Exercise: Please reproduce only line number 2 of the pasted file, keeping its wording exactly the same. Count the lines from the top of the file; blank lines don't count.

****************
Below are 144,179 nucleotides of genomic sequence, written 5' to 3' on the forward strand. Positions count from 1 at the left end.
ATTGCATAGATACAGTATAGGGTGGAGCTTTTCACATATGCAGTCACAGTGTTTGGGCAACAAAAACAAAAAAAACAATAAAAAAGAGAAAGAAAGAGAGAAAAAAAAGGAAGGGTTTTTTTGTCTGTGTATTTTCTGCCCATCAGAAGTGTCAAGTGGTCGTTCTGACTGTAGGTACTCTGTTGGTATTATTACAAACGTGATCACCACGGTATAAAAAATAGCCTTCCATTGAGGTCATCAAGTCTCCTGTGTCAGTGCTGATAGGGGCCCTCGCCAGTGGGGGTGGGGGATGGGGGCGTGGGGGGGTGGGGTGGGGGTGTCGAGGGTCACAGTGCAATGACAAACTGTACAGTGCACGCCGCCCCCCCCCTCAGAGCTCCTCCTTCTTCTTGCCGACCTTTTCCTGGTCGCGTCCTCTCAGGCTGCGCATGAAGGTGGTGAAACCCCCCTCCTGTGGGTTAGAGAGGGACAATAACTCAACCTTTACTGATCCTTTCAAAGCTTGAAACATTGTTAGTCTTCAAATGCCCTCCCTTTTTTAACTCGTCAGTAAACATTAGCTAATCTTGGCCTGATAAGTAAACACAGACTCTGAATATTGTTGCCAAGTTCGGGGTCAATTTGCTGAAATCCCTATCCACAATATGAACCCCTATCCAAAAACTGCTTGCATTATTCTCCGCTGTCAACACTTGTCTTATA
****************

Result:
ATTGCATAGATACAGTATAGGGTGGAGCTTTTCACATATGCAGTCACAGTGTTTGGGCAACAAAAACAAAAAAAACAATAAAAAAGAGAAAGAAAGAGAGAAAAAAAAGGAAGGGTTTTTTTGTCTGTGTATTTTCTGCCCATCAGAAGTGTCAAGTGGTCGTTCTGACTGTAGGTACTCTGTTGGTATTATTACAAACGTGATCACCACGGTATAAAAAATAGCCTTCCATTGAGGTCATCAAGTCTCCTGTGTCAGTGCTGATAGGGGCCCTCGCCAGTGGGGGTGGGGGATGGGGGCGTGGGGGGGTGGGGTGGGGGTGTCGAGGGTCACAGTGCAATGACAAACTGTACAGTGCACGCCGCCCCCCCCCTCAGAGCTCCTCCTTCTTCTTGCCGACCTTTTCCTGGTCGCGTCCTCTCAGGCTGCGCATGAAGGTGGTGAAACCCCCCTCCTGTGGGTTAGAGAGGGACAATAACTCAACCTTTACTGATCCTTTCAAAGCTTGAAACATTGTTAGTCTTCAAATGCCCTCCCTTTTTTAACTCGTCAGTAAACATTAGCTAATCTTGGCCTGATAAGTAAACACAGACTCTGAATATTGTTGCCAAGTTCGGGGTCAATTTGCTGAAATCCCTATCCACAATATGAACCCCTATCCAAAAACTGCTTGCATTATTCTCCGCTGTCAACACTTGTCTTATA